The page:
While it is true that the draft Automobile Policy outlines steps to bring Bangladesh’s environmental and safety standards on par with global standards, the country may be lenient to follow them at the beginning. The government may find it tempting to provide exemptions at the beginning to lure manufacturers. But once the country plans to export, the government will intend to place emphasis on the strict standards. So Bangladesh should implement the strictest of global environmental and safety standards from the beginning. The testing center, as planned by the policy, should also adhere to the highest standards.

To implement safety and environmental standards, the country needs to develop its manpower as well. Bangladesh Road & Transport Authority (BRTA), the organization responsible for providing vehicle fitness and safety certificate, currently suffers from staff shortages and skill deficiencies: only 41 inspectors examine the fitness of more than two million vehicles in the country.[6] Once domestic vehicle manufacturing commences, BRTA may not be able to provide appropriate safety and environmental certifications to the produced cars as well. To prevent such a situation from happening, the government can recruit additional manpower at BRTA and train them. It can also outsource testing to technical service firms who will witness testing, issue reports, and send testing documents to BRTA.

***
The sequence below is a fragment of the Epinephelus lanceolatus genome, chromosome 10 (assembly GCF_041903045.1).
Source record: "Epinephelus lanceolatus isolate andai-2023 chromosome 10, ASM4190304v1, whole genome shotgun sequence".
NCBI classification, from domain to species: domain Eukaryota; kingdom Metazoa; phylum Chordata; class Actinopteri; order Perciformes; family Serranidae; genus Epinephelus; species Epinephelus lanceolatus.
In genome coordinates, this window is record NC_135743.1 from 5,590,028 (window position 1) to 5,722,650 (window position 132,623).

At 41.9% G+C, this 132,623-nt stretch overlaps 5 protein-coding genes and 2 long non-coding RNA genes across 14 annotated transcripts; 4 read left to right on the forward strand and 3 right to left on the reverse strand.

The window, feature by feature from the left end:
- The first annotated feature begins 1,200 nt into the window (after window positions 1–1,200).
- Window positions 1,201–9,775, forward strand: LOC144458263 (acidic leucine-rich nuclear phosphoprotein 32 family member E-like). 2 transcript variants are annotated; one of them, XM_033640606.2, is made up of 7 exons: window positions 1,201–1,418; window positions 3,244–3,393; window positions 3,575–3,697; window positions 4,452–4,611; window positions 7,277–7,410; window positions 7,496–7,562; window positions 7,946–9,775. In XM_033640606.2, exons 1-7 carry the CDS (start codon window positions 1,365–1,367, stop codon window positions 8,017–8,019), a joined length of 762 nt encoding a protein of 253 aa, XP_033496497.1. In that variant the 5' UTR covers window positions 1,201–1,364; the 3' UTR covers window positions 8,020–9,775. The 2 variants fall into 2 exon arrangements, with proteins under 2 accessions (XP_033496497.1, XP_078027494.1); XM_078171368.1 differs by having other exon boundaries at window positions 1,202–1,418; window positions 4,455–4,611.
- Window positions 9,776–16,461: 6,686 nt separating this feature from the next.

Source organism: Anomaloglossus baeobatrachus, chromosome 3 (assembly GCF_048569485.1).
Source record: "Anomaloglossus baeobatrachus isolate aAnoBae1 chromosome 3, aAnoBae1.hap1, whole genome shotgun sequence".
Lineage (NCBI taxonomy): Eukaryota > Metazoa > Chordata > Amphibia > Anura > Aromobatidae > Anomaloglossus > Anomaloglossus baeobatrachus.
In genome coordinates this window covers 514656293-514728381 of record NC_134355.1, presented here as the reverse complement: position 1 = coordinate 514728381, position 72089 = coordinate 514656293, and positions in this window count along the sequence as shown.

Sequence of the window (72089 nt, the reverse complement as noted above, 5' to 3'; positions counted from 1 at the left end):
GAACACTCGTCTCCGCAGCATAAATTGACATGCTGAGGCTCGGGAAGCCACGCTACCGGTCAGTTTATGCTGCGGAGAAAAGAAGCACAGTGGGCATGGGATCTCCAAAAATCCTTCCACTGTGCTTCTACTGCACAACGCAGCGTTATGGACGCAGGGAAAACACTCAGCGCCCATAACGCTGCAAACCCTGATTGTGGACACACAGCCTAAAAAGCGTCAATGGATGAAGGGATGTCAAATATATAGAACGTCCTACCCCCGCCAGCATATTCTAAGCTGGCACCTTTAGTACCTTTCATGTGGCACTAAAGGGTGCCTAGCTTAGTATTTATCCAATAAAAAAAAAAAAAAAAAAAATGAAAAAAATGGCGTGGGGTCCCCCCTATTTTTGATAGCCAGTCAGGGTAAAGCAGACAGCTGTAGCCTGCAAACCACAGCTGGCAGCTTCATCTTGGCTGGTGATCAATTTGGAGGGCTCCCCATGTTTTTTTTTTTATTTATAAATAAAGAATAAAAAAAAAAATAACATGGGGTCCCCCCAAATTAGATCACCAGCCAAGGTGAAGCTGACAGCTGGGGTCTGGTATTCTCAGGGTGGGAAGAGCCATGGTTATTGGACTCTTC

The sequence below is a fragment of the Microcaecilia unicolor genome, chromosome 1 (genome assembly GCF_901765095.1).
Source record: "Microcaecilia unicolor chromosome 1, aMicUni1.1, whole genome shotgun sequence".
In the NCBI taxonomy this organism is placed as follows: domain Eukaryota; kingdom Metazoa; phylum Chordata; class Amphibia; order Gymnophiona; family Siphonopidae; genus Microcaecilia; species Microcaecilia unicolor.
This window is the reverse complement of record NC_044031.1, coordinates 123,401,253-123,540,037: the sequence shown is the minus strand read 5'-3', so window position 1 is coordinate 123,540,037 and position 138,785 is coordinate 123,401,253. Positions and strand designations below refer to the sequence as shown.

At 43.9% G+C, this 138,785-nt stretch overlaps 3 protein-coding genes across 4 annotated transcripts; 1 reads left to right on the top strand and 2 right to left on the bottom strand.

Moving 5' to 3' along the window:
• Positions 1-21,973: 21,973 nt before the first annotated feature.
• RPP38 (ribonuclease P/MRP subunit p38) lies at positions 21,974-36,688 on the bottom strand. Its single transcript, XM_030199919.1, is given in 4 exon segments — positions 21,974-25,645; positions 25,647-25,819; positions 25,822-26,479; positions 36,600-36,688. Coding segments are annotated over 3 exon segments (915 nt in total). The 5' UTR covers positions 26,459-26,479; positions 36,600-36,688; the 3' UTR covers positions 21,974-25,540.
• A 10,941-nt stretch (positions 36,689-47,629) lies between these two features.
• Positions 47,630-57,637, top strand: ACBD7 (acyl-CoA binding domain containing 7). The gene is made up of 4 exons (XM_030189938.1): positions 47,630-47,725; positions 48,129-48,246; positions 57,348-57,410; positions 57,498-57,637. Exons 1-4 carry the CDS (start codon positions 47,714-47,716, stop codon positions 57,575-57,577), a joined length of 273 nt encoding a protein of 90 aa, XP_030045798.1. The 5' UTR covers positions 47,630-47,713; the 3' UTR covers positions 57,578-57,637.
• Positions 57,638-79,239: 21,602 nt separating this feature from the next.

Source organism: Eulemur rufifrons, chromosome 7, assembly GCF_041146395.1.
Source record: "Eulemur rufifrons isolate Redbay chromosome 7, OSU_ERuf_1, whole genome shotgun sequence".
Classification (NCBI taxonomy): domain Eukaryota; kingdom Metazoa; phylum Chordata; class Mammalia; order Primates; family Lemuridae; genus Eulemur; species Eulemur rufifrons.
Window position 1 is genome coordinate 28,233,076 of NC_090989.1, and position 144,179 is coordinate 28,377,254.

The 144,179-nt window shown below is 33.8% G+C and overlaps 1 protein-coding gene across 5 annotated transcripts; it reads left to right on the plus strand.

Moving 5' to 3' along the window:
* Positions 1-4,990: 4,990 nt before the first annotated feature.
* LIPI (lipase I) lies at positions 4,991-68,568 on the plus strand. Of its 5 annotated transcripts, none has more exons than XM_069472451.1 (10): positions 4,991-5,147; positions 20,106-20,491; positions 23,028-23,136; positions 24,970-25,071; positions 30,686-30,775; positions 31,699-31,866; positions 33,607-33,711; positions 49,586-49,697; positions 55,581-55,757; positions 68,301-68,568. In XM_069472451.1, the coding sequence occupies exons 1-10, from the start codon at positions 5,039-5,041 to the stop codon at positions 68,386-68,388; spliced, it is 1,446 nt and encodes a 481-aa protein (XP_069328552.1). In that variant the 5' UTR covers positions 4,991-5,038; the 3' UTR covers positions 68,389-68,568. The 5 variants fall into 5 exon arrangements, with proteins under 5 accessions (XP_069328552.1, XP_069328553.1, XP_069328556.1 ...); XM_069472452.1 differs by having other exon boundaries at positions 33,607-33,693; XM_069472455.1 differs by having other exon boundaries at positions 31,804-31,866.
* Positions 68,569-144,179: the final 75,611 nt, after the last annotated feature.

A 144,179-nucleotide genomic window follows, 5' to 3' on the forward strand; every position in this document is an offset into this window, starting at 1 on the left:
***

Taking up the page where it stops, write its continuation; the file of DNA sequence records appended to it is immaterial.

R&D capabilities important for global competitiveness

For Bangladesh’s automobile industry to be competitive and export-worthy as envisioned by the draft policy, the country needs to have its own innovation capability. The need for innovation capability will be more important as the demand for alternative fuel vehicles like hybrids and electric cars are rising worldwide. Innovation will need people having a strong technology background: people who know how to make the product, develop efficient ways to improve production, and design products to suit customer needs. To enable innovation within the local automobile industry, Bangladesh will thus need to create policies that will strengthen local producers’ capability by increasing the technology transfers from major automotive assemblers to the local producers.[7]